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IR Tables of Contents: 00010203040506070809101112131415

Proceedings of the 33rd Annual International ACM SIGIR Conference on Research and Development in Information Retrieval

Fullname:Proceedings of the 33rd International ACM SIGIR Conference on Research and Development in Information Retrieval
Editors:Fabio Crestani; Stéphane Marchand-Maillet; Hsin-Hsi Chen; Efthimis N. Efthimiadis; Jacques Savoy
Location:Geneva, Switzerland
Dates:2010-Jul-19 to 2010-Jul-23
Publisher:ACM
Standard No:ISBN: 1-4503-0153-3, 978-1-4503-0153-4; ACM DL: Table of Contents hcibib: IR10
Papers:218
Pages:928
Links:Conference Home Page
  1. Keynote
  2. Clustering I
  3. User models
  4. Applications I
  5. Search engine architectures and scalability
  6. Link analysis & advertising
  7. Learning to rank
  8. Clustering II
  9. Filtering and recommendation
  10. Information retrieval theory
  11. Keynote
  12. Language models & IR theory
  13. Query representations & reformulations
  14. Automatic classification
  15. Retrieval models and ranking
  16. User feedback & user models
  17. Web IR and social media search
  18. Document structure & adversarial information retrieval
  19. Users and interactive IR
  20. Document representation and content analysis
  21. Summarization & user feedback
  22. Query log analysis
  23. Test-collections
  24. Query analysis
  25. Effectiveness measures
  26. Multimedia information retrieval
  27. Non-English IR & evaluation
  28. Applications II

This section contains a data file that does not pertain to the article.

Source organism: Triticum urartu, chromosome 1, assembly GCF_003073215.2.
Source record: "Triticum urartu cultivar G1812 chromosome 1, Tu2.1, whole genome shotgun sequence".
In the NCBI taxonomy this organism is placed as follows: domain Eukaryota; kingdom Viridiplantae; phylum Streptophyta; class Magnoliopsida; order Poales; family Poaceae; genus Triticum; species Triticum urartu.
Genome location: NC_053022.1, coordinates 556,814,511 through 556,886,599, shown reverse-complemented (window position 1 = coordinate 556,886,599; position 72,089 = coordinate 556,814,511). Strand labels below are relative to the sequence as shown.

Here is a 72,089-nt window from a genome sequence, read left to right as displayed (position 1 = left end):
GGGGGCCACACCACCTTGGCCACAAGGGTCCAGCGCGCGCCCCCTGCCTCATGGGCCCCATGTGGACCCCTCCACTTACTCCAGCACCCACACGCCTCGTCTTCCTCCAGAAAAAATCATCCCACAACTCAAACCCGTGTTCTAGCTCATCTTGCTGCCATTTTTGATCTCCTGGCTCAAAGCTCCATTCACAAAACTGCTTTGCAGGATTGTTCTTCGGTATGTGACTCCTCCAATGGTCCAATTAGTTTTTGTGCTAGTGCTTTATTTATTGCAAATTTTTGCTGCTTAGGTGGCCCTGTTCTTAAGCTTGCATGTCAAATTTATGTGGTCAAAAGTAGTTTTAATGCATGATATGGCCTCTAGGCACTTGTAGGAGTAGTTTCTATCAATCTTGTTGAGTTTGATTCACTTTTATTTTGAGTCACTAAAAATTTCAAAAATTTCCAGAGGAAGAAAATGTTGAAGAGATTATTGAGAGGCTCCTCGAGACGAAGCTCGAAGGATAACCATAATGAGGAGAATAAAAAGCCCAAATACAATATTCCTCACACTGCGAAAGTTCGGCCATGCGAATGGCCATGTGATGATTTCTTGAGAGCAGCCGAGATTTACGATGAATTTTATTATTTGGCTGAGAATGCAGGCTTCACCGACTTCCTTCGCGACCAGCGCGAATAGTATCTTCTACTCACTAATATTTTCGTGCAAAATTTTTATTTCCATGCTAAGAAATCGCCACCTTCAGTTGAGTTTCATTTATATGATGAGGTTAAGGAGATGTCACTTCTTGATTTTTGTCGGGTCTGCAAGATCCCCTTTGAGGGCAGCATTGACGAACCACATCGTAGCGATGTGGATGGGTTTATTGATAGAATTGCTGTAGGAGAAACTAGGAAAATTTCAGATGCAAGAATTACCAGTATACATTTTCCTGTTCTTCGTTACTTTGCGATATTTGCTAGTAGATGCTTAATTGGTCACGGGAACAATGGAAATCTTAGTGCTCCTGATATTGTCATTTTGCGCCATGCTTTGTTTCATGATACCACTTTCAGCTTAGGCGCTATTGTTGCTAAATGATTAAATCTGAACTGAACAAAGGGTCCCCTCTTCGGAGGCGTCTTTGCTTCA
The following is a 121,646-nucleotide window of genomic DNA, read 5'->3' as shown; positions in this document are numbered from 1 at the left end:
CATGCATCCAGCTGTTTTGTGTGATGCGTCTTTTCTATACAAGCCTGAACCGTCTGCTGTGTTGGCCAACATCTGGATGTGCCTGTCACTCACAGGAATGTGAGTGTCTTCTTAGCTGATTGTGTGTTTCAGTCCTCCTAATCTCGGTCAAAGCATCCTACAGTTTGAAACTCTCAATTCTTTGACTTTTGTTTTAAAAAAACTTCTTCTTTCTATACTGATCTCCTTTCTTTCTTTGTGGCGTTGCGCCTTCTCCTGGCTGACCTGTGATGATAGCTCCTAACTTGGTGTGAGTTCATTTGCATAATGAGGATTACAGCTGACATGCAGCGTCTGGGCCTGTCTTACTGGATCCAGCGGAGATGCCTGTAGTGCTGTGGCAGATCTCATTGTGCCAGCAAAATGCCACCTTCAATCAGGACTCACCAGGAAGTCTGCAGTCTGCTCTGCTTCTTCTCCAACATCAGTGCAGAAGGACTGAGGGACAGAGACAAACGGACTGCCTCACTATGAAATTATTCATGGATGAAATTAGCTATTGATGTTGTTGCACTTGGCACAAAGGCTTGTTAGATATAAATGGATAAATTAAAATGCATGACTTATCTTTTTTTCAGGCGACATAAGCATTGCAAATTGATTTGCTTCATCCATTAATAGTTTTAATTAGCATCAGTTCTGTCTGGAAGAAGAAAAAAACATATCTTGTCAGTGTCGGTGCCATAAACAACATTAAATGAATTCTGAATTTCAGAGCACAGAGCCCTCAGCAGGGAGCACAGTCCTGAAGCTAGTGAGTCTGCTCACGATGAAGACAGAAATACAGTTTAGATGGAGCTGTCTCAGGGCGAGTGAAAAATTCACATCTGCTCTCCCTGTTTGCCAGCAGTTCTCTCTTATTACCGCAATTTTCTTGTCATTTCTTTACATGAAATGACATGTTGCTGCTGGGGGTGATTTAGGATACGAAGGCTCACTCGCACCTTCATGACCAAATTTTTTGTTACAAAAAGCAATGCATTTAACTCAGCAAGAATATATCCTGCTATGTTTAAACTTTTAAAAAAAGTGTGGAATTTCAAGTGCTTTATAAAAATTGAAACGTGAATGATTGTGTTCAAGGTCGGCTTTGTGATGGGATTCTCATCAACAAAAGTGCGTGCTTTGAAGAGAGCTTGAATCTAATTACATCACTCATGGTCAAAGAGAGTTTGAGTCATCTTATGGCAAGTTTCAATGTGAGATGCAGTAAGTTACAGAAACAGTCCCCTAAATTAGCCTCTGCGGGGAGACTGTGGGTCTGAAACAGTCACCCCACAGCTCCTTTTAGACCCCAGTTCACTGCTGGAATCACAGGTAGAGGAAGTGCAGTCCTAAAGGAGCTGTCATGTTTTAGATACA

29. Demonstrations
  30. Poster presentations
  31. Tutorials
  32. Doctoral consortium

Keynote

Is the Cranfield paradigm outdated? BIBKFull-Text 1
  Donna Harman
Keywords: information retrieval evaluation

Clustering I

Prototype hierarchy based clustering for the categorization and navigation of web collections BIBAKFull-Text 2-9
  Zhao-Yan Ming; Kai Wang; Tat-Seng Chua
This paper presents a novel prototype hierarchy based clustering (PHC) framework for the organization of web collections. It solves simultaneously the problem of categorizing web collections and interpreting the clustering results for navigation. By utilizing prototype hierarchies and the underlying topic structures of the collections, PHC is modeled as a multi-criterion optimization problem based on minimizing the hierarchy evolution, maximizing category cohesiveness and inter-hierarchy structural and semantic resemblance. The flexible design of metrics enables PHC to be a general framework for applications in various domains. In the experiments on categorizing 4 collections of distinct domains, PHC achieves 30% improvement in üF1 over the state-of-the-art techniques. Further experiments provide insights on performance variations with abstract and concrete domains, completeness of the prototype hierarchy, and effects of different combinations of optimization criteria.
Keywords: criterion function, hierarchical clustering, hierarchy induction, prototype hierarchy
Person name disambiguation by bootstrapping BIBAKFull-Text 10-17
  Minoru Yoshida; Masaki Ikeda; Shingo Ono; Issei Sato; Hiroshi Nakagawa
In this paper, we report our system that disambiguates person names in Web search results. The system uses named entities, compound key words, and URLs as features for document similarity calculation, which typically show high precision but low recall clustering results. We propose to use a two-stage clustering algorithm by bootstrapping to improve the low recall values, in which clustering results of the first stage are used to extract features used in the second stage clustering. Experimental results revealed that our algorithm yields better score than the best systems at the latest WePS workshop.
Keywords: clustering, person name disambiguation, web people search
Self-taught hashing for fast similarity search BIBAKFull-Text 18-25
  Dell Zhang; Jun Wang; Deng Cai; Jinsong Lu